Tennessee bans 16 students, 9 other fans from all athletic events after Ole Miss incident

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The University of Tennessee has banned 16 students and nine other fans from all athletic events for throwing objects onto Neyland Field during the Volunteers' loss to Ole Miss earlier this month, according to the Knoxville News Sentinel.

The bans reportedly extend though the next spring season. The school itself has already received its punishment for the incident, having been fined $250,000 by the SEC.

The incident in question occurred two weekends ago against a Rebels team coached by Lane Kiffin, not exactly a popular figure in Knoxville. Fans became incensed after officials ruled tight end Jacob Warren short on a fourth-and-24 play late in the fourth quarter. The ruling gave Ole Miss the ball with 54 seconds left, leading to a 31-26 win.

Once the call was reviewed and upheld, many fans started hurling objects like water bottles. One even hit Kiffin with a golf ball. The uproar halted the game for several minutes, with Ole Miss players moving from the sideline to the field to avoid the flying trash. Tennessee's cheerleaders and band also had to take cover:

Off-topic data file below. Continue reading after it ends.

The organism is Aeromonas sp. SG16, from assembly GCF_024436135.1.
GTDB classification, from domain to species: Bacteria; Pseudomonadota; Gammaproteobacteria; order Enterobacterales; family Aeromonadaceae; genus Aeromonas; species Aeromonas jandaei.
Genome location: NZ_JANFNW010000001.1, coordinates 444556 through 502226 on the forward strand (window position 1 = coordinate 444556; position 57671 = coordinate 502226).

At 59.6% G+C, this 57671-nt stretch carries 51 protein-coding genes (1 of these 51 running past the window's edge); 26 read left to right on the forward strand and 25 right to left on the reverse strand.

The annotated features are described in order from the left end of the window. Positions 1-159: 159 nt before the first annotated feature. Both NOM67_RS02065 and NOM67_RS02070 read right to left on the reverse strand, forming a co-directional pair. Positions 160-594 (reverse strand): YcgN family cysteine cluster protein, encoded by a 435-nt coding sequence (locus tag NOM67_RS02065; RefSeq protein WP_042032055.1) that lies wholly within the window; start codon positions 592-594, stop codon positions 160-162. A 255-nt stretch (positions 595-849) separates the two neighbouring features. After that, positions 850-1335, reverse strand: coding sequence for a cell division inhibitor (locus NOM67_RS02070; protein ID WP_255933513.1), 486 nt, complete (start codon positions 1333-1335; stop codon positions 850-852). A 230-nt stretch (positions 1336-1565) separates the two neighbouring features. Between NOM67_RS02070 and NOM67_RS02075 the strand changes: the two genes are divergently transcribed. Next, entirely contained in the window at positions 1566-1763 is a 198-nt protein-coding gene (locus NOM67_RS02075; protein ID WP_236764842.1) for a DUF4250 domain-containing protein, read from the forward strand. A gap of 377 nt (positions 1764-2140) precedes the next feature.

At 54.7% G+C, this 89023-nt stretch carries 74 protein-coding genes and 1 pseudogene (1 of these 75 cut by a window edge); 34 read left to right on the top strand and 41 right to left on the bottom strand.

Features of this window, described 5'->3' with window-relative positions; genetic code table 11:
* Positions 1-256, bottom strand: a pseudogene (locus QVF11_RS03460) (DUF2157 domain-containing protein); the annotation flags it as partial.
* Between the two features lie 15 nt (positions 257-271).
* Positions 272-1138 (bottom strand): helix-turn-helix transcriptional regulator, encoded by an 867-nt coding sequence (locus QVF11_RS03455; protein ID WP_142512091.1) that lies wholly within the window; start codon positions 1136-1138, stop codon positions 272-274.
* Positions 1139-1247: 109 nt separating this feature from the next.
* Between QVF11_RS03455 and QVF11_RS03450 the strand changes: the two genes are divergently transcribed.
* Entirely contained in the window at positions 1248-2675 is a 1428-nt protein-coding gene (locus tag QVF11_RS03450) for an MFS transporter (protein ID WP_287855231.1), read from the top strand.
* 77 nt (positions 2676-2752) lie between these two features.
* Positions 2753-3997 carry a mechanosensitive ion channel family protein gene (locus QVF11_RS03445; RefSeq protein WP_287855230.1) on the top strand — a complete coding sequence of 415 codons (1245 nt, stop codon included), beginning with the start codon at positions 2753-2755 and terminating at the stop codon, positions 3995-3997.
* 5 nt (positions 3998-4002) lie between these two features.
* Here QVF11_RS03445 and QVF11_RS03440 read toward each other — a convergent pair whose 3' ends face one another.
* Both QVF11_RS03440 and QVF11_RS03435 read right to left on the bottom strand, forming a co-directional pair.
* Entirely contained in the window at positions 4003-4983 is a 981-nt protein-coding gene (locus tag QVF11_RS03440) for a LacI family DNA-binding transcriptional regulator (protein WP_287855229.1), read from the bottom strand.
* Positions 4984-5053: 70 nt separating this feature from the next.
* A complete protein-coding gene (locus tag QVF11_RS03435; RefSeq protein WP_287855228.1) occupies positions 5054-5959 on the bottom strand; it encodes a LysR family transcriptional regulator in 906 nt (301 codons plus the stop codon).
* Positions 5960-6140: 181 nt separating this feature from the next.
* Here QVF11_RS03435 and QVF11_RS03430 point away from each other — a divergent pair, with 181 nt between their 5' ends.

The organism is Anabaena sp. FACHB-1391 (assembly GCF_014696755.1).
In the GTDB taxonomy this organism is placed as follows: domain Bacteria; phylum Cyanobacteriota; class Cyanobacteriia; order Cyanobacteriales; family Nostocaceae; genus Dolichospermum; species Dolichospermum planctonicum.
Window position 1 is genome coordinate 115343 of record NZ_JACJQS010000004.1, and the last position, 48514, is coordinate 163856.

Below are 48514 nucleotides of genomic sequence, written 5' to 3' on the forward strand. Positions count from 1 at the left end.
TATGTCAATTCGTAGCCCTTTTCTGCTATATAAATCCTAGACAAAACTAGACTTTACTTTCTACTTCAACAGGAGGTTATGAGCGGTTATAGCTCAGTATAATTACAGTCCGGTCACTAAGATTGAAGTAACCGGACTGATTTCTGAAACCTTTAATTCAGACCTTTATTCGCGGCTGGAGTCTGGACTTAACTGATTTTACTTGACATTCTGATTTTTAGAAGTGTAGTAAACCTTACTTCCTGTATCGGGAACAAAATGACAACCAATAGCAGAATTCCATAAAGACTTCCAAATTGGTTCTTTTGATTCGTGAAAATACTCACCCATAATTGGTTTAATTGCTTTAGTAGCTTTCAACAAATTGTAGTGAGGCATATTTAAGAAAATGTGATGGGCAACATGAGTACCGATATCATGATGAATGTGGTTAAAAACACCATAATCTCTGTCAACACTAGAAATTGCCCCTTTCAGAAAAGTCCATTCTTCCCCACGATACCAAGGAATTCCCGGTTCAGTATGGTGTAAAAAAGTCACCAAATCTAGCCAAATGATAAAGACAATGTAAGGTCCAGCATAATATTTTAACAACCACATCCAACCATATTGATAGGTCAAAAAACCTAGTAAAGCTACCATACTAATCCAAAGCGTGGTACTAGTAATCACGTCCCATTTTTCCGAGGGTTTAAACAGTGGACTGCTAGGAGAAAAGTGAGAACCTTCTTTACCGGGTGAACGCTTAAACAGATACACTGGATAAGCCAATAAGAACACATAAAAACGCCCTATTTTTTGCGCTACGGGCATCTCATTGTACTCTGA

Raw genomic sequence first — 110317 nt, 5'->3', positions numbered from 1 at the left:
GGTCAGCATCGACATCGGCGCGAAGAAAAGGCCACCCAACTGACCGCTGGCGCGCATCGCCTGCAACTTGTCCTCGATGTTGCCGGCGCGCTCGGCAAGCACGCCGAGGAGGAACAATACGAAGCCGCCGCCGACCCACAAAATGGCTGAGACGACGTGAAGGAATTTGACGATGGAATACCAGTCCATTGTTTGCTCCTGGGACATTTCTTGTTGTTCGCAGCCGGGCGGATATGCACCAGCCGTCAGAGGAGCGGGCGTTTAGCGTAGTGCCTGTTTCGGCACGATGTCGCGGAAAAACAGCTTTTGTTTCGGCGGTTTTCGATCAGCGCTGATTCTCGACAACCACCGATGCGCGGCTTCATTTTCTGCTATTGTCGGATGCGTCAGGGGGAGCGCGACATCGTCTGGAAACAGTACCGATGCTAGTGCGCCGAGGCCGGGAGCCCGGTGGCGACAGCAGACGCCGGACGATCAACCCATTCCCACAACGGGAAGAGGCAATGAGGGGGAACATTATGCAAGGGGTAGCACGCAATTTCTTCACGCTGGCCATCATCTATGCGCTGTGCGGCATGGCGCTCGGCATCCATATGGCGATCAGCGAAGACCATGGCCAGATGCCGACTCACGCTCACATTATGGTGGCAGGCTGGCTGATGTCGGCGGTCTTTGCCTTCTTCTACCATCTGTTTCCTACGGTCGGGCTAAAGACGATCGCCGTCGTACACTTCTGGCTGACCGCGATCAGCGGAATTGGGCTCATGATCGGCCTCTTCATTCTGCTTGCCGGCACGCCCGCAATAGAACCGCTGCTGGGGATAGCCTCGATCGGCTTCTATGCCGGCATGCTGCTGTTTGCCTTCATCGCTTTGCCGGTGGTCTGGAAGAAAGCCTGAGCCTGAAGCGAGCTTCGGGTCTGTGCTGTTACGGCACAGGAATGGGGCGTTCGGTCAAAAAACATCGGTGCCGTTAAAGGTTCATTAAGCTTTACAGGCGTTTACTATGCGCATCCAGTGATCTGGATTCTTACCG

The whole episode was a low point for a program that has been no stranger to embarrassment over the past decade and beyond. 

SEC commissioner Greg Sankey called for the Volunteers to use all available video to identify fans responsible and to review the school's gameday procedures to avoid a similar incident. In a letter to Sankey, Tennessee athletic director Danny White promised the following changes, effective immediately, according to the News Sentinel:

Prohibit student guest tickets for the Nov. 13 game versus Georgia.

Increase police and security staffers in the student section.

Require students who request tickets to agree to the SEC and UT fan codes of conduct.

Remove bottle caps at certain vending booths.

Add "enhanced” metal detectors.

Add more signs and PA announcements warning against misconduct.

If students throw trash at the Nov. 13 game, they will be barred from athletic events.

Additionally, Tennessee is considering adding more video cameras, more gameday staff and reconfiguring student entrance procedures for the future. Notably, banning alcohol sales does not appear to be on the table.

Those changes figure to get a stress test during Tennessee's next home game, a Nov. 13 matchup against No. 1 Georgia.

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